Today he and his brother, Action Ghimire, are both sophomore computer science majors at TCU.
“Our family was like yours; we had a farm, we had a house, we had a country, but war broke out,” Tek said. “We didn’t choose to be refugees, it was impossible for my family to stay in that place.”
Action called the camp they grew up in,“a prison.”
“We couldn’t leave the camp and we couldn’t work in the camp,” Action said. “We were jobless and hopeless.”
Tek said his parents decided to move to the United States in order to give their family a better life.
“I was so excited when I heard I was going to be going to the America because I had only heard about a story that all the big buildings were going to be there and everyone would be driving cars,” Tek said. “I had seen Terminator and you know when they blast the whole building? I was so excited to be here.”
The excitement remained, but the brothers said that adjusting to a new life in America was not without challenges. Both said that learning English was the hardest part of the transition. Action also said that the different food and clothes were a surprise.
“Everything was different,” Action said. “It was tough for me to adjust at first.”
Tek and Action had help, though. They both credit their time at the International Newcomers Academy, a Fort Worth Independent School District school focused on fostering rapid language learning and orienting students to U.S. culture. The school helped them adjust and realize they were not alone.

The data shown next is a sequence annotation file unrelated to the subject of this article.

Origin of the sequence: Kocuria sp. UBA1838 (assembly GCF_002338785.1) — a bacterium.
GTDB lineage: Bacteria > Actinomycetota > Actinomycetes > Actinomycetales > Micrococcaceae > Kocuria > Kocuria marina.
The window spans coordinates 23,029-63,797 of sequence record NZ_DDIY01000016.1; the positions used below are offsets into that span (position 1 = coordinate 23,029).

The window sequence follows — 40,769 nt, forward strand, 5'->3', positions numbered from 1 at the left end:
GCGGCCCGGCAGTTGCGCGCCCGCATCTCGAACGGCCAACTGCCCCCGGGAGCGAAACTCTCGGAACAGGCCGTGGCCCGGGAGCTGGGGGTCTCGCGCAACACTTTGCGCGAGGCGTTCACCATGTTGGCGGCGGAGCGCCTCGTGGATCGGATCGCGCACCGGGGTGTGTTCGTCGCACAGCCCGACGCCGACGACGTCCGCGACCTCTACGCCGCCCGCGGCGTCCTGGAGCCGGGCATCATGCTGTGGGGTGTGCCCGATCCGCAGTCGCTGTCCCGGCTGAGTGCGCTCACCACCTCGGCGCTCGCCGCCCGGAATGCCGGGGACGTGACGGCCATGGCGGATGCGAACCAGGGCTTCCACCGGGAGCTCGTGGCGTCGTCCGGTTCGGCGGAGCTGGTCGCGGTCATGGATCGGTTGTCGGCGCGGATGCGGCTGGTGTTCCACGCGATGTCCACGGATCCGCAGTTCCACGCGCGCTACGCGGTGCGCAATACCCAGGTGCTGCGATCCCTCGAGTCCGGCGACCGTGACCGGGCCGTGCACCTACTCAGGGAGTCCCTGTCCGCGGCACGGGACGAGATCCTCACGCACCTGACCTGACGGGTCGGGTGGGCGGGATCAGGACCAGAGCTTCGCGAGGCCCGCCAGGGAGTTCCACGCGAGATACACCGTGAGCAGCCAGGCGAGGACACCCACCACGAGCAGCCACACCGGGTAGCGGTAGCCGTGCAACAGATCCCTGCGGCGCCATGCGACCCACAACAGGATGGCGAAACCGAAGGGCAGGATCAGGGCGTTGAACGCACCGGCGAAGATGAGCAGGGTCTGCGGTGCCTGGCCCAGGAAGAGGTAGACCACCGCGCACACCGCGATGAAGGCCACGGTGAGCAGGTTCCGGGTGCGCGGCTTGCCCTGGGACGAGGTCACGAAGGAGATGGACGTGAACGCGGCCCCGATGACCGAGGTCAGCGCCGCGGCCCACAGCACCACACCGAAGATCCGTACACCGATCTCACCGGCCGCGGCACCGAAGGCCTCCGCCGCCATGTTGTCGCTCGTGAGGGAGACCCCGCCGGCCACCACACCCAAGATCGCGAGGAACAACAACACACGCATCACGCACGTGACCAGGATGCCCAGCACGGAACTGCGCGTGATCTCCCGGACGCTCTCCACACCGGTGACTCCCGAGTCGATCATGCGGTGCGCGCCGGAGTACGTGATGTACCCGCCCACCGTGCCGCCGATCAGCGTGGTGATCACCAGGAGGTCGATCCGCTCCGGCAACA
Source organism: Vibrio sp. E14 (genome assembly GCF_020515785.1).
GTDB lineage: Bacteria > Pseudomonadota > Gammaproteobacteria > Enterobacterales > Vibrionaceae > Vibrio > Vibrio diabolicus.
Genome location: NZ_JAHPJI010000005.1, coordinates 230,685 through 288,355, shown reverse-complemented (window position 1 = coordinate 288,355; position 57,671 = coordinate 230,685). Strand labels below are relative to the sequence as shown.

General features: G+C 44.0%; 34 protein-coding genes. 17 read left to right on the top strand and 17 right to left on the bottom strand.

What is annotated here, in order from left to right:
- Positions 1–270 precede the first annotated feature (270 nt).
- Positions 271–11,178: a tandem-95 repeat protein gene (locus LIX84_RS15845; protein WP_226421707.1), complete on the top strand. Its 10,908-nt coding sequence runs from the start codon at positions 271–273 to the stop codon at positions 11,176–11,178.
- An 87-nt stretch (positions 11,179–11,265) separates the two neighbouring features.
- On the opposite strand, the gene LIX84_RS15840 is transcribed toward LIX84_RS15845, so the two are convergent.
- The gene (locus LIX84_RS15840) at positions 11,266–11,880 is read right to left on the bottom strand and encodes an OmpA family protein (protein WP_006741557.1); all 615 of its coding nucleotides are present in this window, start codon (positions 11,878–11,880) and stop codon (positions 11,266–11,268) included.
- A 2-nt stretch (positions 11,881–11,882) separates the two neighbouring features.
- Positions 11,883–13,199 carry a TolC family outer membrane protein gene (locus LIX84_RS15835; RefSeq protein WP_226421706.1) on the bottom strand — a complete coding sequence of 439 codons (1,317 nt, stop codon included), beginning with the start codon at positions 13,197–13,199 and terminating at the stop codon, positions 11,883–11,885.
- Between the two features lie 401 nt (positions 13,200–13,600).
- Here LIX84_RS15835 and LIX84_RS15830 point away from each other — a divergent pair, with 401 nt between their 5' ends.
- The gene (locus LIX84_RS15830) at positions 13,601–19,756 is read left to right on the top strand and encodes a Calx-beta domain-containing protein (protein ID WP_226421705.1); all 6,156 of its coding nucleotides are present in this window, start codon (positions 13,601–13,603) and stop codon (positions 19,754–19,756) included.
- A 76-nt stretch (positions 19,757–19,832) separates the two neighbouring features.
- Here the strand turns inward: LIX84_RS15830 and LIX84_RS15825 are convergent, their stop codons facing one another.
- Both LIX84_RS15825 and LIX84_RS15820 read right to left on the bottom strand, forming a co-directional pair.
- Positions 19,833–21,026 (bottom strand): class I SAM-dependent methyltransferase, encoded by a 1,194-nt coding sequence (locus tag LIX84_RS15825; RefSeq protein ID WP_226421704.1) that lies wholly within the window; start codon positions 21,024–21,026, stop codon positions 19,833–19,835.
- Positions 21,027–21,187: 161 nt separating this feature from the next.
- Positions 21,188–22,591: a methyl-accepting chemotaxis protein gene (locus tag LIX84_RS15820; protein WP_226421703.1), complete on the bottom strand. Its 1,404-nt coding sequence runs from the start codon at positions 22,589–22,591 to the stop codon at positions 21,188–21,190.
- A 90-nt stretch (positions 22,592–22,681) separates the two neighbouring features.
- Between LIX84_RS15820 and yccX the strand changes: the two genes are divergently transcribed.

“That school is a great part of my life,” Tek said. “It was mostly international students, so seeing them and figuring out I’m not the only one who is going through that thing, that kept me going.”
The support Tek said he felt from his teachers and Catholic Charities was a “big help” and inspired him to start the Refugee Empowerment Partnership (REP) on TCU’s campus.
“We just want to make things smooth for refugees,” Tek said.
Tek is joined by his fellow students, including sophomore finance major Sam Witherspoon who is helping REP receive their service organization designation from TCU. Witherspoon is also helping to plan trips for the group to the Ladera Palms apartments, which according to Fort Worth non-profit The Net, is “populated primarily by resettled refugees from all over the world.”
“Refugees are really just normal people who have been put in extremely difficult circumstances,” Witherspoon said. “It’s really just important for us to understand that and to help from our position of privilege.”
Witherspoon said the group would be helping teach English to adults at Ladera in order to help them pass their citizenship test.
“Citizenship tests for this country are pretty intense,” Tek said. “I struggled with it, so I just want to help them achieve that goal.”
Senior news and media studies major Myrah Osmani said her work with refugees sophomore year as part of a service learning class inspired her to get an internship with the Refugee Services of Texas and join the REP.
“It’s a very humbling experience, I mean I think finals are hard,” Osmani said. “These people have gone through so much and one of the families I’ve been working with, they had a newborn baby and their plane almost crashed in the ocean. It just makes you realize how grateful you should be for the life you live here in America.”
Tek said that in addition to helping refugees transition, he is also hoping to change the current stigma many refugees face.
“Right now people have the connotation of the word terrorist with refugee,” Tek said. “They believe that all refugees are terrorists which is not true at all. I want people to know refugees better. Come and have a conversation with me, it helps.”
The group has yet to set an official date for their first open meeting but Tek said that students should watch what2do.tcu.edu for more information on upcoming events.